A CLOSER LOOK: Afaa Michael Weaver
Jon Barrows is a
Maine native who recently relocated to Boston after seven years in Washington,
D.C. He has been a teacher and grassroots organizer and currently works as a
data analyst in the education sector. He has also organized events and
workshops around National Poetry Writing Month with Bloombars, a community art
space. His work has appeared in Boston
Literary Magazine, Cactus Heart, StepAway Magazine, and Written River.
Doritt Carroll is the author of In
Caves (Brickhouse Books, 2010) and GLTTL STP (Brickhouse Books, 2013), of which the title poem was nominated for a Pushcart Prize. Her poems have appeared in Poet Lore, Nimrod, Rattle, Negative Capability, The Baltimore Review, Journal of Formal Poetry, and elsewhere.
Her poem "motherlove" appeared in Fuck Poems: An Exceptional Anthology (Lavender Ink, 2012). She is (unfortunately) a lawyer and (fortunately)
the mother of two daughters. A native of
Washington, D.C., she received her undergraduate and law degrees from
Joan Colby has published widely in journals such as Poetry,
Atlanta Review, South Dakota Review, The Spoon River Poetry Review, New York
Quarterly, the new renaissance, Grand Street, Epoch, and Prairie Schooner.
Awards include two Illinois Arts Council Literary Awards, Rhino Poetry Award,
the new renaissance Award for Poetry, and an Illinois Arts Council Fellowship
in Literature. She was a finalist in the GSU Poetry Contest (2007), Nimrod
International Pablo Neruda Prize (2009, 2012), and received honorable mentions
in the North American Review's James Hearst Poetry Contest (2008, 2010). She is
the editor of Illinois Racing News, and lives on a small horse farm in Northern
Illinois. She has published 11 books including The Lonely Hearts Killers and How
the Sky Begins to Fall (Spoon River Press), The Atrocity Book and Dead Horses (Lynx
House Press), and Selected Poems (FutureCycle Press, 2013 FutureCycle Prize).
Two chapbooks are forthcoming in 2014: Bittersweet (Main Street Rag Press) and Ah
Clio (Kattywompus Press). Colby is also an associate editor of Kentucky Review.
Bill Freedman is a retired English literature professor, currently
teaching part time and serving on the board of governors at the Sakhnin College
for Teacher Education in the Arab town of Sakhnin, Israel. In addition to books
and essays on literary criticism and theory and an oral history of baseball
fans, he has published three books of poems with Ginninderra Press in Australia
and poetry in American Poetry Review, The
Antioch Review, The Iowa Review, Shenandoah, The Quarterly, The International
Quarterly, Dalhousie Review, The Nation, The California Quarterly, and
Edward H. Garcia
Garcia has published many reviews and articles in The Dallas Morning News and other publications, including The Texas Observer, The Texas Humanist, Pawn
Review, Texas Books in Review, Tex!, County Line Magazine, and Southwest
Historical Quarterly. He is represented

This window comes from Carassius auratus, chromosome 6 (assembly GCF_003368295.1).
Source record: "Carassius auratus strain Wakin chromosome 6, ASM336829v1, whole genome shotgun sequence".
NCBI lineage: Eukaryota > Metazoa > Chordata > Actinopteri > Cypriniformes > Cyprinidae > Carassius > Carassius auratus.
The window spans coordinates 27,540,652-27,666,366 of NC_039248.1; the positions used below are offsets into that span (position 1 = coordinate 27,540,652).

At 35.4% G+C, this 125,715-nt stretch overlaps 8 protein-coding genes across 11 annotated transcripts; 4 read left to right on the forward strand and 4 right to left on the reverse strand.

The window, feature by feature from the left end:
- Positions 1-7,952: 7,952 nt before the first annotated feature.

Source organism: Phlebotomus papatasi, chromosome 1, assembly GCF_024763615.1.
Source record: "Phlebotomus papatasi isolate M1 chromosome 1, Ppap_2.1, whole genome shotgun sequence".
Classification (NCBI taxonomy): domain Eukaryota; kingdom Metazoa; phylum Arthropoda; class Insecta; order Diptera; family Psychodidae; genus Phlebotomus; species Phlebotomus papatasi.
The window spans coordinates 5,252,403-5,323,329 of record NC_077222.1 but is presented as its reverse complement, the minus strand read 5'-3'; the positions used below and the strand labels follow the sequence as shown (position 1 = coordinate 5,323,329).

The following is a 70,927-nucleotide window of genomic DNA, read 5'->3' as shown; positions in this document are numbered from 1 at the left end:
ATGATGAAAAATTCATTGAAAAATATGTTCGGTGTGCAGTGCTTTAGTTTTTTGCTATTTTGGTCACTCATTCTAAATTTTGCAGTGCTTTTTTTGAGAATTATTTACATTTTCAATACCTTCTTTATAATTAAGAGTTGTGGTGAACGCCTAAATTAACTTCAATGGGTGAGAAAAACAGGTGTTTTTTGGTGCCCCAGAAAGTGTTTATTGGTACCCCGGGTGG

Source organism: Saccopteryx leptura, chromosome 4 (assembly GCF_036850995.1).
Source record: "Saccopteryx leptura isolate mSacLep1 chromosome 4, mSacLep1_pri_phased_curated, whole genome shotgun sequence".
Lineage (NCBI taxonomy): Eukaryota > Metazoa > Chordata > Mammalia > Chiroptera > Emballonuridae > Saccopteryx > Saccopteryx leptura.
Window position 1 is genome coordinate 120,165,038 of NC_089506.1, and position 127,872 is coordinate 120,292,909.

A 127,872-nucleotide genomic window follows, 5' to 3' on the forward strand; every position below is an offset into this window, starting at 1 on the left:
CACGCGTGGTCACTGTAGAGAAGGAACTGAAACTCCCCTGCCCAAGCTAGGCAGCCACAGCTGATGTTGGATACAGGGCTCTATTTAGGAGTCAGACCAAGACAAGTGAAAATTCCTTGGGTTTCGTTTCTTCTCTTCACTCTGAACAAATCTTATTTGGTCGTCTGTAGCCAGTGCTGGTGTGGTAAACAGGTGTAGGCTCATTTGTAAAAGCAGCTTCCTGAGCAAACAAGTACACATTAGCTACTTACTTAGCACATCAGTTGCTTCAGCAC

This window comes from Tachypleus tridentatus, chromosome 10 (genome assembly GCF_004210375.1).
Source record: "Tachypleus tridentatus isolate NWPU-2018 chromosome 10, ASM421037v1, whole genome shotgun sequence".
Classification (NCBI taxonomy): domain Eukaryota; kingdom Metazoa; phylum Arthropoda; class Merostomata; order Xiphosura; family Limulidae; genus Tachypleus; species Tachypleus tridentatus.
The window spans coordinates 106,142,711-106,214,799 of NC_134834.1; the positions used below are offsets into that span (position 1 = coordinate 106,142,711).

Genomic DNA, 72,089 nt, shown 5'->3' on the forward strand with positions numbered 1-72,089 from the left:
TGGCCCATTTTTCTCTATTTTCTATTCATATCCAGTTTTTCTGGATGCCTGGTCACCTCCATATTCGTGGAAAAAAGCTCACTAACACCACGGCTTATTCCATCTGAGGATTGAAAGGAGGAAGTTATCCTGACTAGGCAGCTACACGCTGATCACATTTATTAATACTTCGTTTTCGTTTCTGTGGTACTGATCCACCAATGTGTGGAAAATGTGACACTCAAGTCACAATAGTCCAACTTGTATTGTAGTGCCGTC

in Texas in Poetry 2, Texas Short Stories 2, Literary Dallas, and in two anthologies
of writing by DCCCD faculty and
staff, Out of Dallas and Voices from Within. Retired from teaching composition,
literature, and creative writing in the Dallas County Community College
District, he has an undergraduate degree and a doctorate from the University of
Texas at Austin and a Master’s from the Ohio State University. He lives on the
upper east side of Texas with his wife Rica.
Goedker was honest with every stranger she met, she’d tell them that she hailed
from her hometown Brainerd, Minnesota. She’d tell people that she’s from the
place people call “Cabin Country,” “The Brainerd Lakes Area,” or “That Place in
the movie Fargo.” Instead, sometimes Ashley likes to pretend she’s from Duluth,
Minnesota, where she really does feel at home. She spent her early twenties
learning how to get lost, read maps, and then find herself climbing (or
clawing) up icy streets in the middle of the night. Aside from living in
Duluth, where Ashley received her Bachelor’s in English from the University of
Minnesota, she has made a point to live and travel in many different places. She received her Master’s
in English Literature and Pedagogy from Northern Michigan University in Marquette. And now lives in Moscow, Idaho, where she works on an MFA at the University of Idaho. Ashley believes that belly-laughing
is the best exercise she gets.
A native New
Yorker, Sid Gold is a two-time recipient of a Maryland State Arts Council Individual
Artist Award for Poetry. Poems of his have appeared recently in Poet Lore, Loch Raven Review, and Free
State Review. His third book, Good
With Oranges, is forthcoming from the Broadkill River Press. He lives in
Paul R. Haenel is a Pittsburgh native who has lived in
Northern Virginia since 1981. He graduated from Penn State University in 1975 and
subsequently spent four years as a German linguist/voice intercept operator for
the US Army Security Agency (ASA)––later INSCOM––attaining the exalted rank of
buck sergeant. His service included sixteen months in West Berlin. He attended
George Mason University in the late nineties in the Master of Fine Arts program
and studied with Eric Pankey and Carolyn Forché. He has worked at Morgan
Stanley since 1979. His poems have appeared over the years in numerous
journals, including The Wallace Stevens
Review, Antietam Review, Maryland Poetry Review, Poet Lore, Potomac Review, 10X3 Plus,
and others. The Washington Writers’ Publishing House published his volume of poems,
Farewell, Goodbye, Wave Goodbye, in 1994.
Gerald Jonas is the author of six nonfiction books: On Doing Good: The Quaker Experiment
(Scribner’s, 1971); Visceral Learning:
Toward A Science of Self-Control (Viking, 1973); Stuttering: The Disorder of Many Theories (Farrar, Strauss &
Giroux, 1977); The Circuit Riders:
Rockefeller Money and the Rise of Modern Science (W. W. Norton, 1989); Dancing
(Harry N. Abrams, 1992, companion book to TV series); North American
Trees (Readers Digest Books, 1993). As a New Yorker staff writer for thirty years, he wrote major articles
on subjects ranging from computers, basketball, and science fiction to
biofeedback, psychology, aging and the brain. As the science fiction critic for
the New York Times for thirty years,
he reviewed nearly 1,000 works of science fiction and science. His poems and
short stories have appeared in Poetry, The New Yorker, The Atlantic, The
Nation, The New Republic, Grand Street, Loaded Bicycle,
and elsewhere. He recently finished his first novel, RiveR: A Grandmat in Three Landings.